4. ^ Decla-Bioscop AG has often been mistakenly credited with producing or distributing various films in 1919, well before it ever came into existence in April 1920. Before the merger the firm was simply called Decla-Film.
Citations
  1. ^ a b "Mutoskop-Atelier". Lexikon zum deutschsprachigen Film (in German). Cinegraph.de. 2015. Archived from the original on 26 September 2016. Retrieved 21 January 2021. (Online edition of Berg-Ganschow & Jacobsen 1987, pp. 177–202)
  2. ^ Vitascope-Atelier Archived 2020-09-25 at the Wayback Machine Cinegraph.de, accessed 21 January 2021, with good photo of Vitascope's drying room
  3. ^ a b c d e f g h Bock, Hans-Michael. "May-Atelier". Berliner Film-Ateliers: Ein kleines Lexikon (in German). Cinegraph.de. Archived from the original on 2 August 2020. Retrieved 21 January 2021. (Online edition of Berg-Ganschow & Jacobsen 1987, pp. 177–202)
  4. ^ a b Bock & Bergfelder 2009, pp. 166–7.
  5. ^ a b c d e f g Hampicke 2015.
  6. ^ Bock & Bergfelder 2009, pp. 166.
  7. ^ Prinzler 2016, p. 41.
  8. ^ Kreimeier 1999, p. 42.
  9. ^ Bock, Hans-Michael. "Staaken". Berliner Film-Ateliers: Ein kleines Lexikon (in German). Cinegraph.de. Archived from the original on 20 December 2017. Retrieved 21 January 2021. (Online edition of Berg-Ganschow & Jacobsen 1987, pp. 177–202)
  10. ^ Nowell-Smith 1996, p. 92.
  11. ^ "Mayfilm AG". Freunde Historischer Wertpapiere (FHW) (in German). Archived from the original on 31 January 2021. Retrieved 21 January 2021.
  12. ^ "VEB Rewatex". Digital Cosmonaut. 23 July 2016. Archived from the original on 12 November 2020. Retrieved 21 January 2021.
  13. ^ "Film-Atelier in Weißensee". Fotowiesel (in German). Archived from the original on 31 January 2021. Retrieved 21 January 2021.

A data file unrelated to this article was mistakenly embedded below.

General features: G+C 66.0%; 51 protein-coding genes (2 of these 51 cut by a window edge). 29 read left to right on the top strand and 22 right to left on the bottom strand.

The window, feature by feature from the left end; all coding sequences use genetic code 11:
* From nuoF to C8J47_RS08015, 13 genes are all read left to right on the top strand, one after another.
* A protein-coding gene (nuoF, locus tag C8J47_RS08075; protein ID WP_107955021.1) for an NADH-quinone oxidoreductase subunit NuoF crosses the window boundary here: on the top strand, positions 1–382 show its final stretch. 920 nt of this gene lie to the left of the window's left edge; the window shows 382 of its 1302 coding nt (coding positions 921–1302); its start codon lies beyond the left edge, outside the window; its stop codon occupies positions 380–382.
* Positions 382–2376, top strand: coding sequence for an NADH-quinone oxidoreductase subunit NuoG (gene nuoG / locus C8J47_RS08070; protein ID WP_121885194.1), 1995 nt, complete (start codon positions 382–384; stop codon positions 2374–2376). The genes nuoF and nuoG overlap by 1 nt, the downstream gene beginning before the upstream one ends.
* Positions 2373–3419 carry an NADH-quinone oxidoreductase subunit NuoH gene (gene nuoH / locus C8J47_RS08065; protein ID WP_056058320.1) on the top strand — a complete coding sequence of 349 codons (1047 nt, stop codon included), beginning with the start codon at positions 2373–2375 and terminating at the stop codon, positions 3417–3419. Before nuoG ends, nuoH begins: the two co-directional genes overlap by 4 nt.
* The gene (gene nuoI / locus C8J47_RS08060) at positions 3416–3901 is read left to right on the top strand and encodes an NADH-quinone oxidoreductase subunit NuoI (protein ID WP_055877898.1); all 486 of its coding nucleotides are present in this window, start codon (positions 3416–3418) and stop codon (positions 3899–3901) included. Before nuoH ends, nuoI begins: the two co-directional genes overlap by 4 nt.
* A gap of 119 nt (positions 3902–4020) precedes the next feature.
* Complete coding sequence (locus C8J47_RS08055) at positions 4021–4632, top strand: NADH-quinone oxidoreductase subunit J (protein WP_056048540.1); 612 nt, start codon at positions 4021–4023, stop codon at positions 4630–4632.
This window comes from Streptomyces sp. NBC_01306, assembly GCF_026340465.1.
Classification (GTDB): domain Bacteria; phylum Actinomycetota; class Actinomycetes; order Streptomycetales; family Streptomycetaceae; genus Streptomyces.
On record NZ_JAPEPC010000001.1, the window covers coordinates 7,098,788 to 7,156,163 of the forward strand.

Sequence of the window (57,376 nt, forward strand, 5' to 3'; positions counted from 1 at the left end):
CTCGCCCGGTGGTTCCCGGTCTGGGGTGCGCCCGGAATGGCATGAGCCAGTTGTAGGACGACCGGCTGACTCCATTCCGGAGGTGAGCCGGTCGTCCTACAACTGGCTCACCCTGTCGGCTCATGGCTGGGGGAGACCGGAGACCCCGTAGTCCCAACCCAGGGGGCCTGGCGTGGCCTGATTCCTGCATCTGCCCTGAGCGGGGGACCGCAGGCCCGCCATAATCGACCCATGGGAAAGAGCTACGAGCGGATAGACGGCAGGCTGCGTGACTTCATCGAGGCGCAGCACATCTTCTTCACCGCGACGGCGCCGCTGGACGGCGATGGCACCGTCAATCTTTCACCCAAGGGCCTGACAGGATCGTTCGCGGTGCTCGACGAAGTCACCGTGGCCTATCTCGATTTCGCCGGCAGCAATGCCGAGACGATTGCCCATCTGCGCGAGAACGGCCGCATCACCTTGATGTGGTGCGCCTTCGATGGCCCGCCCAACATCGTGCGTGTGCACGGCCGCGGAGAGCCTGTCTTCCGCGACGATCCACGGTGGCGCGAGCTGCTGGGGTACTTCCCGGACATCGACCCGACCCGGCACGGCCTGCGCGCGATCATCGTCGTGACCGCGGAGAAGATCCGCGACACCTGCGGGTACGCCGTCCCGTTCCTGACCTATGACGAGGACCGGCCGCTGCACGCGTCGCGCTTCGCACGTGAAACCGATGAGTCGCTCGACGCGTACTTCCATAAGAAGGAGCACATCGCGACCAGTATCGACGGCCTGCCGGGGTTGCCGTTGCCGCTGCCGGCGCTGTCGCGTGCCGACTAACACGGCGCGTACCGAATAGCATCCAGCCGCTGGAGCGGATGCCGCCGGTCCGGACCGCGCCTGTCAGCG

14. ^ a b c d e f g h Bock, Hans-Michael. "Lixie-Atelier". Berliner Film-Ateliers: Ein kleines Lexikon (in German). Cinegraph.de. Archived from the original on 25 September 2020. Retrieved 21 January 2021. (Online edition of Berg-Ganschow & Jacobsen 1987, pp. 177–202)
  15. ^ a b c Bock, Hans-Michael. "Bioskop-Atelier". Berliner Film-Ateliers: Ein kleines Lexikon (in German). Cinegraph.de. Archived from the original on 26 September 2016. Retrieved 21 January 2021. (Online edition of Berg-Ganschow & Jacobsen 1987, pp. 177–202)
  16. ^ a b c Hardt 1996, p. 24.
  17. ^ Hardt 1996, pp. 19–20.
  18. ^ a b c Hardt 1996, p. 21.
  19. ^ Hardt 1996, p. 23.
  20. ^ a b Prinzler 2016, p. 33.
  21. ^ First Decla film according to Hardt 1996, p. 22n
  22. ^ Hardt 1996, p. 25n.
  23. ^ "List of films: Decla". -The German Early Cinema Database. (Click on Year to sort in chrono order). Archived from the original on 21 October 2020. Retrieved 21 January 2021.CS1 maint: others (link)
  24. ^ Tworek, Heidi J.S.: "Bild- und Filmamt (BuFA)" Archived 2020-09-27 at the Wayback Machine, in: 1914-1918-online. International Encyclopedia of the First World War, ed. by Ute Daniel et. al., issued by Freie Universität Berlin, Berlin 2016-02-09. DOI: 10.15463/ie1418.10824. Accessed 21 January 2021.
  25. ^ Hardt 1996, pp. 27.
  26. ^ a b McGilligan 2013, Chapter 3 (page needed).
  27. ^ Robinson 1997, pp. 25, 28. NB Robinson, usually painstaking, is mistaken here in his identification of the studio used.
  28. ^ Hardt 1996, p. 35.

Bibliography

External links

This page was last edited on 4 January 2022, at 17:16